There’s no question that many of the world’s routine tasks are now being subjected to automation, either through robots or software. Now, the next frontier is already opening up: the automation or robotization of non-routine tasks — affecting jobs that once seemed immune to automation.
“The next frontier for automation is non-routine work,” Matt Beane, researcher at MIT’s Sloan School of Management, pointed out in a recent interview in VentureBeat. “Most automation will be intangible. Once you have got good [artificial intelligence], it’s replicable at almost zero cost.”
Many jobs and skills that just a few years ago seemed rock-solid are now candidates for robotization and automation. This may mean managing tasks from a remote location via an avatar-type engagement, or having intelligent software perform an interaction. However, it doesn’t mean these jobs are going away, but being augmented by automation — requiring less manual work or intervention — or assistance from others — to accomplish. It means professionals need to identify ways in which automation can help them increase the value they are providing.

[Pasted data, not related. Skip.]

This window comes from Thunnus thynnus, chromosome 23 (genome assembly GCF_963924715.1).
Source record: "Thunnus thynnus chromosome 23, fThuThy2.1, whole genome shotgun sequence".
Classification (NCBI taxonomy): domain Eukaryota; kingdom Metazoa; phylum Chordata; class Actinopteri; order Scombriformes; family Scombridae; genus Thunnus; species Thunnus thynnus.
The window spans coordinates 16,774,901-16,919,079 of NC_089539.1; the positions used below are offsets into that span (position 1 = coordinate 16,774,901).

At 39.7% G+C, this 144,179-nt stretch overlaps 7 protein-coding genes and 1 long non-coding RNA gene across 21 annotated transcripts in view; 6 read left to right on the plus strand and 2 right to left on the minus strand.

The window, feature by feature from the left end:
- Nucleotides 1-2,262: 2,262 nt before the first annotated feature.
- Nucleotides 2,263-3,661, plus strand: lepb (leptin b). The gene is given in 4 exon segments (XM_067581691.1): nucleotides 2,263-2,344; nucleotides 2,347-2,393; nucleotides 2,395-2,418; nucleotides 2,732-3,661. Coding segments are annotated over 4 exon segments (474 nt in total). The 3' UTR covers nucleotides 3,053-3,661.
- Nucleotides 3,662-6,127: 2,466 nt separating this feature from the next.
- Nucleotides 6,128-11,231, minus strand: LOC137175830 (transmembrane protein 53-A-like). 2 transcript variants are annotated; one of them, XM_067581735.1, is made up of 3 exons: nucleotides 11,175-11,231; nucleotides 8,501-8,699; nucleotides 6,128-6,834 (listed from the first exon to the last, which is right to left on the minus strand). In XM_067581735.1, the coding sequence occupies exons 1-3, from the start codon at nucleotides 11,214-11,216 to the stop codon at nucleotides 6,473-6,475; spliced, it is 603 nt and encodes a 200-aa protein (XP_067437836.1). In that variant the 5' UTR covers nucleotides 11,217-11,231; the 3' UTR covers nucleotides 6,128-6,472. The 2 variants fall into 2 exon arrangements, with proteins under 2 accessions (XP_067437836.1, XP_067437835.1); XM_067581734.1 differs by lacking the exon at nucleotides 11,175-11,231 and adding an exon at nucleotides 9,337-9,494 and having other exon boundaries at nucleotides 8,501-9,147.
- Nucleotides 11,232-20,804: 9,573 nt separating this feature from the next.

In addition to Beane’s observations, here are some leading, and sometimes surprising, examples:
- Surgeons: When a surgeon uses a Da Vinci surgical robot, “if they stray outside the surgical field, the robot can be programmed to resist,” says Beane. “They get force feedback on the manipulators. Even the best surgeon in the world can be told by the robot, multiple times during an operation ‘You shouldn’t be doing that.’”
- Journalists and technical writers: Automated article-writing programs have already been deployed for sports stories. The next frontier is generating summary reports that involve a lot of data.
- Repair crews: This is the case, especially for dangerous jobs, such as going into areas with dangerous radioactivity. For example, Beane pointed out how “aerial and ground-based robots were used in the Fukushima Daiichi nuclear disaster to help assess system and structural integrity and evaluate demolition plans.”
- Customer care representatives: Interactive voice response (IVR) systems are now highly sophisticated, and are employed to handle most routine inquiries